Going “Home” to China, Again
After a birth country visit that was too much, too soon for my seven-year-old daughter, she and a friend returned as teens on their own terms.
Spending time with girls who grew up there helped them envisage what
their lives might have been, and explore the intersections of their Chinese
and American identities.
BY MELISSA LUDTKE, JENNIE YUCHANG LYTEL-STERNBERG, AND MAYA XIA LUDTKE
A few weeks after my daughter’s six- teenth birthday, I proposed a trip to her: Would she like to go back to the town in China where she was found
and get to know girls her age who grew up
there? She’d been abandoned in Xiaxi Town,
a farming community of some 40,000 residents, when she was three days old. I adopted
her as a single mother at nine months old. I
sensed that meeting “hometown” girls might
help her to find some valuable missing pieces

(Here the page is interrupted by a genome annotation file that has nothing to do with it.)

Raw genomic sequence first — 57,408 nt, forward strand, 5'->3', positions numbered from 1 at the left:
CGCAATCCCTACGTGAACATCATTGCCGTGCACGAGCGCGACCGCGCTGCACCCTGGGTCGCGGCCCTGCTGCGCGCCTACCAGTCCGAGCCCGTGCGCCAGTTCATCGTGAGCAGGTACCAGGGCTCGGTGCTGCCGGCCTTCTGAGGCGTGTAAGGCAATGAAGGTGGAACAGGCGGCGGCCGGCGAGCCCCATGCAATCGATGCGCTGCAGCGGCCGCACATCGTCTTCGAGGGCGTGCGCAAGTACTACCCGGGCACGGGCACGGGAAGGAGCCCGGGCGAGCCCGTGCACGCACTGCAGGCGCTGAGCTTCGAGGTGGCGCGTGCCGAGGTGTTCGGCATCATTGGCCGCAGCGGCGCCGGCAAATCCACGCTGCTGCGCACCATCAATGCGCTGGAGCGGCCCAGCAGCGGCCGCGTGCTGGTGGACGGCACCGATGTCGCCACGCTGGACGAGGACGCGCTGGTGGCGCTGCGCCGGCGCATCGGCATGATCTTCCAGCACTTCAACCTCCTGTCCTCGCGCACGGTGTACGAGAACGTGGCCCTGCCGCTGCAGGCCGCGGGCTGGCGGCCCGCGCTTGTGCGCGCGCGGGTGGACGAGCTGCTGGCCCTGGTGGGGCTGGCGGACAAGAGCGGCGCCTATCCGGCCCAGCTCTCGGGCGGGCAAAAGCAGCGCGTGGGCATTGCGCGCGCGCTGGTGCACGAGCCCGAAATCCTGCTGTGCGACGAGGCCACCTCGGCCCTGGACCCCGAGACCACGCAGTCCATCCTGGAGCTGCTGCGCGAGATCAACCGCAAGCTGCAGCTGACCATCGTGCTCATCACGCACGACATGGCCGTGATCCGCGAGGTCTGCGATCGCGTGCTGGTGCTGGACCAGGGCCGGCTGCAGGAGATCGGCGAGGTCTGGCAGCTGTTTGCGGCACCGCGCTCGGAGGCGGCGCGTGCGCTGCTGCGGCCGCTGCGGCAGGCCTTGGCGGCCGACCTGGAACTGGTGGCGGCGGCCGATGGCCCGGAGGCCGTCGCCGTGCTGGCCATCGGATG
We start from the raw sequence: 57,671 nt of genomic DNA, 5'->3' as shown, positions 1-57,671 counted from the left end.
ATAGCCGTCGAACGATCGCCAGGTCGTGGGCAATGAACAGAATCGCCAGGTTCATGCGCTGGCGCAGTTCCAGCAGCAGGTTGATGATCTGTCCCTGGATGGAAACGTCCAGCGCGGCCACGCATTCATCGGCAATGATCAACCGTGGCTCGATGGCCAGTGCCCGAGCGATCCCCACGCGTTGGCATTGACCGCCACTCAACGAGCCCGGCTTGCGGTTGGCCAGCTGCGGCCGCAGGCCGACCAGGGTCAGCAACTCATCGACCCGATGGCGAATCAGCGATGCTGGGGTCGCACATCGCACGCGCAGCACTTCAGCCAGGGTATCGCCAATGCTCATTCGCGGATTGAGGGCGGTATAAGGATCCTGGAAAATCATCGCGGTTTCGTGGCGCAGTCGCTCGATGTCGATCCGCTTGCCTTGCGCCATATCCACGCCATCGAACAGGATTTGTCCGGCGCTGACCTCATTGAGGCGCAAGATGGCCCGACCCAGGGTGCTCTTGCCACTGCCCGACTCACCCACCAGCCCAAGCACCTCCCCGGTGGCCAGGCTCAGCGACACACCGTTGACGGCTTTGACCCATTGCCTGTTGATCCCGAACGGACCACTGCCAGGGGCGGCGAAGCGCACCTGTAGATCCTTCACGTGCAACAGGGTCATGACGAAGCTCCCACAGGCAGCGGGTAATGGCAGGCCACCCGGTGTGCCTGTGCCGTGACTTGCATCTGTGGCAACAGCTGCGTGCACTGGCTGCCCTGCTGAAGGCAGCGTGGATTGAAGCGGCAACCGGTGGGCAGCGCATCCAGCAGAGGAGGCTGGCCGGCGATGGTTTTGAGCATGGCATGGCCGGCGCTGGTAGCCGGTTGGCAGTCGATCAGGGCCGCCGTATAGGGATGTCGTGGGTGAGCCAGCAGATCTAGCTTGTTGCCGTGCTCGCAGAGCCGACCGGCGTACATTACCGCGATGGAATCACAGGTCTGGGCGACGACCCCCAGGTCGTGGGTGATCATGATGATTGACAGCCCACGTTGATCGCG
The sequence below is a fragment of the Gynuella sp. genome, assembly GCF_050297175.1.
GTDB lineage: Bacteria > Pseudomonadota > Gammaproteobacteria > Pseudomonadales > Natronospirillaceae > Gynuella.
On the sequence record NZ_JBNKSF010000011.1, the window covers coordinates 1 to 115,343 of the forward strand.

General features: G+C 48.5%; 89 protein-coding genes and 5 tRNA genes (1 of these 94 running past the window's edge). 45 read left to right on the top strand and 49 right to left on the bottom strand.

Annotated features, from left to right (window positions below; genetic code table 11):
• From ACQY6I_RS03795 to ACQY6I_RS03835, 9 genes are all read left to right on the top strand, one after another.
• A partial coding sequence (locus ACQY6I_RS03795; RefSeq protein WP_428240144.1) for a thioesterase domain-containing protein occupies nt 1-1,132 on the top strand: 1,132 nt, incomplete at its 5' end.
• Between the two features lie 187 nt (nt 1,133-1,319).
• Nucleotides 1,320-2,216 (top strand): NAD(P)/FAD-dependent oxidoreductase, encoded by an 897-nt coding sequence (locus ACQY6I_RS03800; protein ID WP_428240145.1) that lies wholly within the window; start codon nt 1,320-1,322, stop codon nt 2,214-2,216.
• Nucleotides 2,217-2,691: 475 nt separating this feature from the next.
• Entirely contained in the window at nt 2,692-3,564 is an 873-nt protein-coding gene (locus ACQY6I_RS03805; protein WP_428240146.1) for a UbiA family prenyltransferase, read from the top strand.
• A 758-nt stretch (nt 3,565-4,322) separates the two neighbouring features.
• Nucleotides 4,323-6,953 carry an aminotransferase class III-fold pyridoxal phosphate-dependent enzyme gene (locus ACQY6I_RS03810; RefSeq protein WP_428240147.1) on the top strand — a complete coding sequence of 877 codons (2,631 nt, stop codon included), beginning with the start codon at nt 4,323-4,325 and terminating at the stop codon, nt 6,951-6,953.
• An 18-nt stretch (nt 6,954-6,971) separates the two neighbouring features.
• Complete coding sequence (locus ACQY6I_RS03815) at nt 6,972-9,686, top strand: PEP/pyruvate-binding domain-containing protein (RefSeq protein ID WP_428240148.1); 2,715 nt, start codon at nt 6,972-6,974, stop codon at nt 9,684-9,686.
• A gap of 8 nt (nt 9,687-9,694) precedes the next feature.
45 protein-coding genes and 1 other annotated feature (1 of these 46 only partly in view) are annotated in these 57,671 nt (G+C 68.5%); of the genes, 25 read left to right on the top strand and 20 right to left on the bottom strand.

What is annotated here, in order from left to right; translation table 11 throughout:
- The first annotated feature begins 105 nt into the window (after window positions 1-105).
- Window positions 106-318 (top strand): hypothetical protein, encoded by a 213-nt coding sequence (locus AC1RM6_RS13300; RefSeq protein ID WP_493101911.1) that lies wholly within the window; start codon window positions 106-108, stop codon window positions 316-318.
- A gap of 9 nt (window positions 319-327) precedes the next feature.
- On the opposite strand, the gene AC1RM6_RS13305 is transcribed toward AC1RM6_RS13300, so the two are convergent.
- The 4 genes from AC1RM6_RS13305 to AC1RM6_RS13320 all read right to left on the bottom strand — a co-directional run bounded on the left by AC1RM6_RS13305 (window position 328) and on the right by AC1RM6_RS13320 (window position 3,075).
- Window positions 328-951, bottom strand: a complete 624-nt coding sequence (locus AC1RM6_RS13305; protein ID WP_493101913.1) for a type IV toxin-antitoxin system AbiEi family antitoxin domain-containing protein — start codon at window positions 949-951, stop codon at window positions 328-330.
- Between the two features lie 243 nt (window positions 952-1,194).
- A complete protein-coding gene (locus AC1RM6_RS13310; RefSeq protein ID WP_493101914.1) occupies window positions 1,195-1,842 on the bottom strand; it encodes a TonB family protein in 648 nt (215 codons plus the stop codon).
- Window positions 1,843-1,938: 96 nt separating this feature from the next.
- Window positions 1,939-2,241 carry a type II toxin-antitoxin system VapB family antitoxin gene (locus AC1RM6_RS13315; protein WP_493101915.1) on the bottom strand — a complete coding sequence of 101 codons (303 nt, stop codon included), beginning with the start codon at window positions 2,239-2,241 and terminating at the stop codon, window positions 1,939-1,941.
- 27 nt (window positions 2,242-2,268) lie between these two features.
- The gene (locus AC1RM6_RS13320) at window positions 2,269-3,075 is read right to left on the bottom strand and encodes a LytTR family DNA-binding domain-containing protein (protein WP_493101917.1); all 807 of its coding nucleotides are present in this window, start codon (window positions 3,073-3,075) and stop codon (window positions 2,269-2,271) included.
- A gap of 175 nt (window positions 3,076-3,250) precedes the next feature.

of her Chinese identity.
For some adoptees, the desire to connect
with their birth family exerts a powerful tug.
Maya had expressed no interest in searching
for her biological roots, but it turned out that
returning to Xiaxi in this way interested her,
and this thrilled me. For nearly a decade, I’d
believed I owed my daughter this kind of an
opportunity as a way of making up for what
I felt was my worst day of being her mother.
On that day in June of 2004, I’d taken Maya
to Xiaxi. She was seven years old. She and I
were at the tail end of an exhausting three-
Melissa and her seven-
year-old daughter, Maya, on
their uncomfortable visit to
the Xiaxi market in 2004.